That brings us back to this case. In this case, the bank was a secured creditor of the corporation. The shares of the corporation were an asset held by the estate or trusts.
The bank was an unsecured creditor of the estate as the decedent merely signed a guarantee for the loan. The decedent did not pledge any of his assets for the loan. He merely agreed to be liable in the event that the corporation did not pay the loan.
The court rejected the personal representative’s argument that the bank was a secured creditor. The implication is that the “preferred debt and lien” rules for secured creditors of the estate did not apply. Had these rules applied, the bank could only look to their collateral and, apparently, they had already received their collateral. Thus, the bank would not have been able to recover (and, presumably, it could not recover from the corporation, as the corporation filed for bankruptcy).
Planning for Personal Guarantees
If the value of the property is likely to decline in value, one might prefer that the secured creditor rules apply. This can often be accomplished by having the business owner take out the loan directly. They could then contribute the funds to the corporation as a capital contribution or a back-to-back loan. The bank would then be a secured creditor of the estate. The loan would default to a preferred debt and lien if the bank did not timely file a notice to the contrary.
The decedent may also be able to simply transfer assets out of the business during their lifetime or prioritize payment of loans that are personally guaranteed. A life insurance policy may also be purchased to pay the loan. These are just a few of the estate planning considerations for a business owner who has signed personal guarantees for loans.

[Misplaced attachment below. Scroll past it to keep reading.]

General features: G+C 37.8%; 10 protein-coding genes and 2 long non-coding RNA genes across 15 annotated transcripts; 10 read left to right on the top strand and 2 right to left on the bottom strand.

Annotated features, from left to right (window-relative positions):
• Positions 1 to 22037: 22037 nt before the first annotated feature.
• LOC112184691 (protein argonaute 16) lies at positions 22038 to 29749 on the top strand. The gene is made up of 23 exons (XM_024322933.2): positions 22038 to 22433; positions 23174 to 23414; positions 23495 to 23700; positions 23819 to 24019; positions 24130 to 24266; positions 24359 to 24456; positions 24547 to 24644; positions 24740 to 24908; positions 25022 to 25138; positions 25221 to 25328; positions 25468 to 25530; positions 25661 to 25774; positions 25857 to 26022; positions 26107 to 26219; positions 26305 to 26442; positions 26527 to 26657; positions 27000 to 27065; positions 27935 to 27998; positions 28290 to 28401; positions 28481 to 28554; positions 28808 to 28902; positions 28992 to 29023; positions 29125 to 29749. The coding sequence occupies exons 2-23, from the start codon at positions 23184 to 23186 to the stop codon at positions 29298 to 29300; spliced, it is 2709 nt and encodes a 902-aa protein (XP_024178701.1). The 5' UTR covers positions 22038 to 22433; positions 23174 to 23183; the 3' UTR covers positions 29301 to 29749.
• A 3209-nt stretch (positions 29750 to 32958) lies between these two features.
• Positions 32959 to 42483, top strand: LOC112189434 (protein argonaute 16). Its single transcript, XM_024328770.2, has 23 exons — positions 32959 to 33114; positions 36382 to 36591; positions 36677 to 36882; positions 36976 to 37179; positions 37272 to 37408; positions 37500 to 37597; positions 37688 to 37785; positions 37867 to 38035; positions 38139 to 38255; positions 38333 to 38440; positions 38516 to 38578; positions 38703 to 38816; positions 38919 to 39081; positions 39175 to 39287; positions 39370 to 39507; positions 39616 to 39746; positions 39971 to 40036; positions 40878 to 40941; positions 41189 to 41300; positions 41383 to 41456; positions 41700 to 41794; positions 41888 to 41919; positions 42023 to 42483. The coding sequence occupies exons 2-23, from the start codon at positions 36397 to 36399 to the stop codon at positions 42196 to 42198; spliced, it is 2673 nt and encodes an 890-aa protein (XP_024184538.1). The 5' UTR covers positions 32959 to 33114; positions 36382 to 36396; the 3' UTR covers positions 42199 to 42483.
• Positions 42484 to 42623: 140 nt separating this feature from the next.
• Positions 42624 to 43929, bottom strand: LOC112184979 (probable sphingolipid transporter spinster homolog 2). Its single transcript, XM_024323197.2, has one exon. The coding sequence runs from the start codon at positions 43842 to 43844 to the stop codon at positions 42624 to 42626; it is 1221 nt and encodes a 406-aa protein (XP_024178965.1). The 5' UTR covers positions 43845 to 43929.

It is common for business owners to sign personal guarantees. They do so with the aim of growing their businesses or assets during their lifetimes. As this case shows, when the business owner dies and their business fails, the personal guarantee does not convert to a secured loan for the estate. It remains an unsecured liability for the estate. This means that the estate and personal representative have to pay other parties first, according to the eight classes set out in the Texas Estates Code.
Our Houston Probate Attorneys provide a full range of probate services to our clients, including helping with claims for money filed in probate cases. Affordable rates, fixed fees, and payment plans are available. We provide step-by-step instructions, guidance, checklists, and more for completing the probate process. We have years of combined experience we can use to support and guide you with probate and estate matters. Don’t let family disputes complicate your probate case. Get your free consultation today and let us guide you through the process.